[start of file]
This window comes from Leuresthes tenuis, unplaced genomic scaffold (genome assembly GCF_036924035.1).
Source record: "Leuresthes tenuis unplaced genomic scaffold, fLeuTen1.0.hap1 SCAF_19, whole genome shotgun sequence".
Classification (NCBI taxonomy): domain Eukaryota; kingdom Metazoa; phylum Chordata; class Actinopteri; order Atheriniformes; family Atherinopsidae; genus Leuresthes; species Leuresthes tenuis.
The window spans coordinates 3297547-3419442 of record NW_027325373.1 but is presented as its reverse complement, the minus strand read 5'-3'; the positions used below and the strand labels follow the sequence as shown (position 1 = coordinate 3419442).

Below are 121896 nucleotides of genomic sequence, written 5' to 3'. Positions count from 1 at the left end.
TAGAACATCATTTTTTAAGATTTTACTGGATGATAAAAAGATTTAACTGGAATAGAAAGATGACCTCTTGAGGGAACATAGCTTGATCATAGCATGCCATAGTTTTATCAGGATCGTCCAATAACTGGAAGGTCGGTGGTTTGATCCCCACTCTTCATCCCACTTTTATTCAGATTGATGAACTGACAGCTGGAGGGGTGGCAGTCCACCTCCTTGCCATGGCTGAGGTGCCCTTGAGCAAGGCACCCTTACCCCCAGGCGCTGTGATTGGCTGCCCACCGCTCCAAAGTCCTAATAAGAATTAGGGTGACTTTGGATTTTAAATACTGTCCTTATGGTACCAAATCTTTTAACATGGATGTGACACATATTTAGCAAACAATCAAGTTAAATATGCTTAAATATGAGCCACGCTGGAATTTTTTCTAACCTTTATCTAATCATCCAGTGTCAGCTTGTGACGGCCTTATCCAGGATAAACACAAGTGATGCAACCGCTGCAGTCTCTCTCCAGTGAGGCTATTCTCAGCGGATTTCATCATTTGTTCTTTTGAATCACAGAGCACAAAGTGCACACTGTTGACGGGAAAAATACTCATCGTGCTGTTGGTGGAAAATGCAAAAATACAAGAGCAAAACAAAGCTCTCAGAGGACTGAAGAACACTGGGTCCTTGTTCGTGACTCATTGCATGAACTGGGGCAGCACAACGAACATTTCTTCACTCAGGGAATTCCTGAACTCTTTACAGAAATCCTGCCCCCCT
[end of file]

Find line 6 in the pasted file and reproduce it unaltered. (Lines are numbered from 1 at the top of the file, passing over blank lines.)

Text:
TAGAACATCATTTTTTAAGATTTTACTGGATGATAAAAAGATTTAACTGGAATAGAAAGATGACCTCTTGAGGGAACATAGCTTGATCATAGCATGCCATAGTTTTATCAGGATCGTCCAATAACTGGAAGGTCGGTGGTTTGATCCCCACTCTTCATCCCACTTTTATTCAGATTGATGAACTGACAGCTGGAGGGGTGGCAGTCCACCTCCTTGCCATGGCTGAGGTGCCCTTGAGCAAGGCACCCTTACCCCCAGGCGCTGTGATTGGCTGCCCACCGCTCCAAAGTCCTAATAAGAATTAGGGTGACTTTGGATTTTAAATACTGTCCTTATGGTACCAAATCTTTTAACATGGATGTGACACATATTTAGCAAACAATCAAGTTAAATATGCTTAAATATGAGCCACGCTGGAATTTTTTCTAACCTTTATCTAATCATCCAGTGTCAGCTTGTGACGGCCTTATCCAGGATAAACACAAGTGATGCAACCGCTGCAGTCTCTCTCCAGTGAGGCTATTCTCAGCGGATTTCATCATTTGTTCTTTTGAATCACAGAGCACAAAGTGCACACTGTTGACGGGAAAAATACTCATCGTGCTGTTGGTGGAAAATGCAAAAATACAAGAGCAAAACAAAGCTCTCAGAGGACTGAAGAACACTGGGTCCTTGTTCGTGACTCATTGCATGAACTGGGGCAGCACAACGAACATTTCTTCACTCAGGGAATTCCTGAACTCTTTACAGAAATCCTGCCCCCCT